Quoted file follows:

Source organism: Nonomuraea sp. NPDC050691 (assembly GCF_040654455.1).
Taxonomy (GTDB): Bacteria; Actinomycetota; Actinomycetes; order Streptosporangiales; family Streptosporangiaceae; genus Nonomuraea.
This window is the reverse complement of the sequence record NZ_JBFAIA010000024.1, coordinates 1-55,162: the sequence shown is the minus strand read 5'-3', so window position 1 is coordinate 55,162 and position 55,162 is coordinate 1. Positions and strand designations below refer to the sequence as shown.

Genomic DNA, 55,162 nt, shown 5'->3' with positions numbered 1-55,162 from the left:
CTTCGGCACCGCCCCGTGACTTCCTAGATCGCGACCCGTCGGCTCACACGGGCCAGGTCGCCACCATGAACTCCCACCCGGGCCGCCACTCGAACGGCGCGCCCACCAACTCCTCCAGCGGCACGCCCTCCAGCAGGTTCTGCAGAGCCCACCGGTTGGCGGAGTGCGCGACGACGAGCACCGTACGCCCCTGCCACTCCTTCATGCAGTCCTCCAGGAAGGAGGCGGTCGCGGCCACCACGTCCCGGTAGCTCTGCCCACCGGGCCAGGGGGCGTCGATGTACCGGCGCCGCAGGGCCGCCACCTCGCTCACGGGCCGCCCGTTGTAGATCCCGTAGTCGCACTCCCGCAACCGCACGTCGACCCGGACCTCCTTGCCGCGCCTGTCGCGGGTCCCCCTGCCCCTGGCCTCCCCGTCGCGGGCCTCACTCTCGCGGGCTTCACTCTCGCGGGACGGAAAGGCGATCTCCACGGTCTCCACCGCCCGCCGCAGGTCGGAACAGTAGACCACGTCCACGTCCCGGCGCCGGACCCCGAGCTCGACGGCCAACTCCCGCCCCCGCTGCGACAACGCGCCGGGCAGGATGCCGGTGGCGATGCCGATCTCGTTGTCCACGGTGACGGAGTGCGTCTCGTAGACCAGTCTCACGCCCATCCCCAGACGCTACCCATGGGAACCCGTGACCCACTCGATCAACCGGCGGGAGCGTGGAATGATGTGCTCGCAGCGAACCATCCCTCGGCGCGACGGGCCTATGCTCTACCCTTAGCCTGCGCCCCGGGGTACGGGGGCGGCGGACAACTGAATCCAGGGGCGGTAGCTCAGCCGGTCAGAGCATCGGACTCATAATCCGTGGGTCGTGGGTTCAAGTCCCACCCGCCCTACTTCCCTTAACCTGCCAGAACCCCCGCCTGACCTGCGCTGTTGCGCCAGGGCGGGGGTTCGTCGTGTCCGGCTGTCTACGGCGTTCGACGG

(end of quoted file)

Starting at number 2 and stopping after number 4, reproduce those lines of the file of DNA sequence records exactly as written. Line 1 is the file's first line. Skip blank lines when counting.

Taxonomy (GTDB): Bacteria; Actinomycetota; Actinomycetes; order Streptosporangiales; family Streptosporangiaceae; genus Nonomuraea.
This window is the reverse complement of the sequence record NZ_JBFAIA010000024.1, coordinates 1-55,162: the sequence shown is the minus strand read 5'-3', so window position 1 is coordinate 55,162 and position 55,162 is coordinate 1. Positions and strand designations below refer to the sequence as shown.

Genomic DNA, 55,162 nt, shown 5'->3' with positions numbered 1-55,162 from the left: